My film companion chalked the film’s message up to “Pride Goeth before a Fall” blaming the male. I see a woman who clearly wasn’t ready for marriage, but was towing the ‘company line of the 1960’s’. The reality is, we all make early mistakes which we inevitably second guess as we age. Yet the most important epiphany to hold on to is that we’re given each new day to make the most of, and we damn well better do that.

“Love Simon” or at the very least Very Much Liked

Ok, so I didn’t love “Love Simon”, but I did like it a lot. Let’s focus on the positive first. I’m broke as a joke from now until December 1st when I pray NYSUT makes good on my 30 years as a teacher. That said, my kind generous friend Carrie treated me to the movie after picking my tired keister up after work. So that’s a positive in its own right.

The ‘teen’ actors were all fantastic and I’ll name my top four: Nick Robinson (23) plays a great high school senior wrestling with his sexuality becoming public. Katherine Langford, 22 who I haven’t seen because she stars in 13 Reasons Why which I think is exploitative to teens vulnerable to suicidal ideation. Yet she does well here as the jilted gal. Keiynan Lonsdale (27!) is wonderful as a humble classmate and Logan Miller is wonderful as the cringe worthy guy who tries way too hard to get a girl (and trust me) this doesn’t just happen to teens, I know 60 year olds doing the same damn thing.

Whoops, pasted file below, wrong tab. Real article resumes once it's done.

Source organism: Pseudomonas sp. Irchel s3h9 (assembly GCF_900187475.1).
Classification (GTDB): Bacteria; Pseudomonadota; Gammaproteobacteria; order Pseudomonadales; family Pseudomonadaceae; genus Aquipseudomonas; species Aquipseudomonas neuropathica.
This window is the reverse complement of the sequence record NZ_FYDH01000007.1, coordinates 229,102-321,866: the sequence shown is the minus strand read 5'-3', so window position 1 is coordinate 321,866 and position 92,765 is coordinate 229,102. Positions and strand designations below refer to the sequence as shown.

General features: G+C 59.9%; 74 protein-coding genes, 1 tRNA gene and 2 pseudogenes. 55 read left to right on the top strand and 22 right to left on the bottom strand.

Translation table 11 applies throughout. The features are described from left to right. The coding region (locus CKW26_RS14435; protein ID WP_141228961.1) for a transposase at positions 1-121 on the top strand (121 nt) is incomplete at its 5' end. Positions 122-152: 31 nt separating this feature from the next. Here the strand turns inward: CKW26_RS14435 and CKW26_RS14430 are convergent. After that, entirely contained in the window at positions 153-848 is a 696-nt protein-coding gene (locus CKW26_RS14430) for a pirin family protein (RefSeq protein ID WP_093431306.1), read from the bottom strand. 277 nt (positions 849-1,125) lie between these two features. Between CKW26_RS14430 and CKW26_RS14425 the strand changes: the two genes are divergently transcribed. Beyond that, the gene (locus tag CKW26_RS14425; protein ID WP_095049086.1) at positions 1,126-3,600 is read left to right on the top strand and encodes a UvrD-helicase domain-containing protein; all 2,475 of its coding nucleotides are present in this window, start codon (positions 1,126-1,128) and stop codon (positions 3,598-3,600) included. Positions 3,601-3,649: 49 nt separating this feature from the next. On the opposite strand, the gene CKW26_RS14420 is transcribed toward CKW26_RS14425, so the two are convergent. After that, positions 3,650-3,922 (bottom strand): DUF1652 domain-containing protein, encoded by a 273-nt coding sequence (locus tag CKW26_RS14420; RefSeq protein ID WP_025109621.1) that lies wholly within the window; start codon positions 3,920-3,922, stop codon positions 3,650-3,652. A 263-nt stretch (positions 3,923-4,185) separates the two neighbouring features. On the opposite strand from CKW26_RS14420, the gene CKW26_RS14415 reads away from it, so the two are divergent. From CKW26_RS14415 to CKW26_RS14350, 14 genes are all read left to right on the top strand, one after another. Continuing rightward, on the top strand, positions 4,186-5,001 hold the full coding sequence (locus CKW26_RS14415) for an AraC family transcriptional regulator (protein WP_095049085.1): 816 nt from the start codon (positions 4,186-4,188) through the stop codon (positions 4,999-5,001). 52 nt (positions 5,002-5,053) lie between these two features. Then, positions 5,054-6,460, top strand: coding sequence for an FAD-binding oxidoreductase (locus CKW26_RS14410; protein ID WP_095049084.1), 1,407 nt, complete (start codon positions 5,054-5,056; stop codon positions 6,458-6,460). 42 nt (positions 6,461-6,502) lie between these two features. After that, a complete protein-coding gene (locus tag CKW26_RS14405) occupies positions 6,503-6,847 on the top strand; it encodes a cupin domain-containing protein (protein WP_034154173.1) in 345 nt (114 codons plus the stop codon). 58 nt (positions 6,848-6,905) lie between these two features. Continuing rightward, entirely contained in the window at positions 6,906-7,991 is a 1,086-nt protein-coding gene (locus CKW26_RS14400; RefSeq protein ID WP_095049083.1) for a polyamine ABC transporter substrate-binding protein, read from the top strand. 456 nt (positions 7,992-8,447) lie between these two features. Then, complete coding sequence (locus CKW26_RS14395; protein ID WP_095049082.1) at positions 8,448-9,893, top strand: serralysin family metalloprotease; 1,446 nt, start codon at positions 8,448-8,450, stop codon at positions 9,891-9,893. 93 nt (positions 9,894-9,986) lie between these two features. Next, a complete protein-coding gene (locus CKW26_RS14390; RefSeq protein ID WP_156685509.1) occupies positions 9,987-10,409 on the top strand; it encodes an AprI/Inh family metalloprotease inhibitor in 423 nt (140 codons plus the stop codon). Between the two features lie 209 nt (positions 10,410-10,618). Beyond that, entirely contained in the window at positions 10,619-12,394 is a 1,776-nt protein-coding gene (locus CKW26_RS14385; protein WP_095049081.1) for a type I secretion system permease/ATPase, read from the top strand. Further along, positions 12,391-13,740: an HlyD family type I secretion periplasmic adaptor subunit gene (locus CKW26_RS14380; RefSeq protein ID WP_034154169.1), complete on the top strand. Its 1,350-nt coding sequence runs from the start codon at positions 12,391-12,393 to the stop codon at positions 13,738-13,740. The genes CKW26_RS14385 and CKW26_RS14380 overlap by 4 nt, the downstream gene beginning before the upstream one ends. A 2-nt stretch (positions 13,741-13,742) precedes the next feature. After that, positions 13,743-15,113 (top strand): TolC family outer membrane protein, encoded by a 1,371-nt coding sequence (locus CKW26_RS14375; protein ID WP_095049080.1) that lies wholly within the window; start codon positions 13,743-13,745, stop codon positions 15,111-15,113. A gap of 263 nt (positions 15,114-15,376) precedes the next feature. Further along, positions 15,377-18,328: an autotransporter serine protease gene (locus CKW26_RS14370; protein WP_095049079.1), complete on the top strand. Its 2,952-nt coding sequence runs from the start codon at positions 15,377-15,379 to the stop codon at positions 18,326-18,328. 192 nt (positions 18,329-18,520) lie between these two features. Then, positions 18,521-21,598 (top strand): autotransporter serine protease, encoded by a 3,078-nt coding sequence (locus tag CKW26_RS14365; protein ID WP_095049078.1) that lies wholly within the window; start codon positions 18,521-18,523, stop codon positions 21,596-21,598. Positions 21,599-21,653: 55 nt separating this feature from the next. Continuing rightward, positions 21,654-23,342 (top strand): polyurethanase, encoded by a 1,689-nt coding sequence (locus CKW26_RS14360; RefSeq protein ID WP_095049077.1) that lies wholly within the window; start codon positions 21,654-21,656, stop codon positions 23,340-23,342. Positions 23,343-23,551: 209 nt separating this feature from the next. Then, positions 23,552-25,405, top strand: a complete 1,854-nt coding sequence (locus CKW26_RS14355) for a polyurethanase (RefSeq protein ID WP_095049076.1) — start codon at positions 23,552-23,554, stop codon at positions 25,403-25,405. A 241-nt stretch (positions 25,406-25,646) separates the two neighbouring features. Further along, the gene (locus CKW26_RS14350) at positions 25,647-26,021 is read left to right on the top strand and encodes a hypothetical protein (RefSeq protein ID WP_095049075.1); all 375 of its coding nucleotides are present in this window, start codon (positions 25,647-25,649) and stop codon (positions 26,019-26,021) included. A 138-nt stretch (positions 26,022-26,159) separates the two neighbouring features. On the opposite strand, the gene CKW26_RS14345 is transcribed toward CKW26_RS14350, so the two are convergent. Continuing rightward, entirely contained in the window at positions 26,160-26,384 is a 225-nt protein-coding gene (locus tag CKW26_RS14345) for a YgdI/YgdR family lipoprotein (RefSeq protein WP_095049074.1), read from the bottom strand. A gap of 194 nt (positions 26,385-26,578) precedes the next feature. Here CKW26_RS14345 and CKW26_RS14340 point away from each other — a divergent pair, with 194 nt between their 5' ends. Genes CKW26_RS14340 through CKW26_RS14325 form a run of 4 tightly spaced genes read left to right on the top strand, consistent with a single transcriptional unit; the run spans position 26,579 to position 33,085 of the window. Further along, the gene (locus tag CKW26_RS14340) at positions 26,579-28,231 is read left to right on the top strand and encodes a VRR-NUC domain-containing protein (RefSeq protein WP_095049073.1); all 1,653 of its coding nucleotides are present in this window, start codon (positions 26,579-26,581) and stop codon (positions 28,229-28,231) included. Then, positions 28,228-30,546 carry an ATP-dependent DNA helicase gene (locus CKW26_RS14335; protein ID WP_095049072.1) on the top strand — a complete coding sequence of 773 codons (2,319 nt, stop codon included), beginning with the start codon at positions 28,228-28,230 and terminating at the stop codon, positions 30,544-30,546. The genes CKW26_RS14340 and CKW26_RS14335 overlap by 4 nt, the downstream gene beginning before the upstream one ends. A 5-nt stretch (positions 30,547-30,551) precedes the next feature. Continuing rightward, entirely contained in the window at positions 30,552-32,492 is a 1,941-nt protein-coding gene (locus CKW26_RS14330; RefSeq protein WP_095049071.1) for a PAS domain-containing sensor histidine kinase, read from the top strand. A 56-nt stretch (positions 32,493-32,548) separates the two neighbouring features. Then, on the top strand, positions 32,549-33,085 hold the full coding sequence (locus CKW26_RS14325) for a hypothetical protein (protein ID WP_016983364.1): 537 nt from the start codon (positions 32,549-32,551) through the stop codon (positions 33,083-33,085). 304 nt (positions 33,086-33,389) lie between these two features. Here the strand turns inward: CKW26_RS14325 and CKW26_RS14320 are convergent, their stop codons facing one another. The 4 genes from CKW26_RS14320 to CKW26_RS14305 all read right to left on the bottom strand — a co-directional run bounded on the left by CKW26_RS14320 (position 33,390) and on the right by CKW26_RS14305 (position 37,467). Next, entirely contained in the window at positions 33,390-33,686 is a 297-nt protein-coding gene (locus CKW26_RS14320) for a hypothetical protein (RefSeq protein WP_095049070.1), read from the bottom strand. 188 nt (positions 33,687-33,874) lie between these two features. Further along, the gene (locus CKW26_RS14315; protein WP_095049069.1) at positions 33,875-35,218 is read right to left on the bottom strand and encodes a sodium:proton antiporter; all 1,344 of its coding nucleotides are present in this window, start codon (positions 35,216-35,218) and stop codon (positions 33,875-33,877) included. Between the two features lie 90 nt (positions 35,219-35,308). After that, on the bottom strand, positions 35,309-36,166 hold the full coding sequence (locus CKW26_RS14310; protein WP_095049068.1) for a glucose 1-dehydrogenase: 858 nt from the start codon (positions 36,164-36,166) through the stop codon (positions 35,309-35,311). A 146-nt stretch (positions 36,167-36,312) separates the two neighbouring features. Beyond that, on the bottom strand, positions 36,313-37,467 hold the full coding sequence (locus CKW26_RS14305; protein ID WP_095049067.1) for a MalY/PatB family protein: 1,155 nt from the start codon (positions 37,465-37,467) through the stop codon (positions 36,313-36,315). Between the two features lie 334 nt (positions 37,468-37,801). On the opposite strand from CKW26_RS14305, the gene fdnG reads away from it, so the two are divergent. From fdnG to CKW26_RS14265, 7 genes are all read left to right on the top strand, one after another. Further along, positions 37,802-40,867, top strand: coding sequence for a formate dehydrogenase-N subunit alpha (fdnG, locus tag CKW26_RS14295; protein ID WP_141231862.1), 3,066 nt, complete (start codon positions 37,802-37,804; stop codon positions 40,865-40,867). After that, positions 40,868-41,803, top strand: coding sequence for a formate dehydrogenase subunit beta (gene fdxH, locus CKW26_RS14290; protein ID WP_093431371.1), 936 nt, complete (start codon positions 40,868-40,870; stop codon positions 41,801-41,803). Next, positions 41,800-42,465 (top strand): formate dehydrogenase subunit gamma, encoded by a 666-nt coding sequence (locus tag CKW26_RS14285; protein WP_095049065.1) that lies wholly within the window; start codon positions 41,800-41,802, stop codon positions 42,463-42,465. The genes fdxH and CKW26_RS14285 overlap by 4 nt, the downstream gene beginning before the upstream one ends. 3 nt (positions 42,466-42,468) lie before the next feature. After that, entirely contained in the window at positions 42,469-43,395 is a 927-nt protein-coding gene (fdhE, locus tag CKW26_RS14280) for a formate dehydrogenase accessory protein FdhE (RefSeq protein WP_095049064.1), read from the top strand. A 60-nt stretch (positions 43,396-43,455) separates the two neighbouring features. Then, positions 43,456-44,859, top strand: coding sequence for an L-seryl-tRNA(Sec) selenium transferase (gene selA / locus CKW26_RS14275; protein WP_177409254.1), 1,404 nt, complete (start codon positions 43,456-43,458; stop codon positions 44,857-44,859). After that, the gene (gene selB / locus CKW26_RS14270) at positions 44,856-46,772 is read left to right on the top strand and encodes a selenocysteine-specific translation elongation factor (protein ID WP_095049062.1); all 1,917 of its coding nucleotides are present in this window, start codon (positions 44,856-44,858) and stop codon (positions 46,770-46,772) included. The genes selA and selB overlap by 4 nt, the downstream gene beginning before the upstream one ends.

The dialogue was mostly witty and novel. The fact that gay people ‘have to come out’ while heterosexuals just get to be was well taken. Technology (emails and texts) were interwoven smoothly. The school seemed even more repressed than is the norm and the rallying of Nick Robinson’s character seemed a bit over the top, but this is a movie and heightened drama is essential.

Now the bad news: oy! Jennifer Garner and blech! Josh Duhamel. Ok, Jennifer did an adequate job and super role model as a caring, but non-oppressive mother, but the corny couple dynamic of she and Josh was nauseating. And Josh Duhamel should really look for a nice little game show to host. He’s got the pretty boy Ryan Seacrest look going for him, but drama ‘ain’t his bag’.

Greg Berlanti, the director, is new to me, but was nominated for a Golden Globe for a 2012 mini series called Political Animals.

Definitely worth seeing especially if you are in need of some optimism.

Columbus, Docked Just Shy of the New World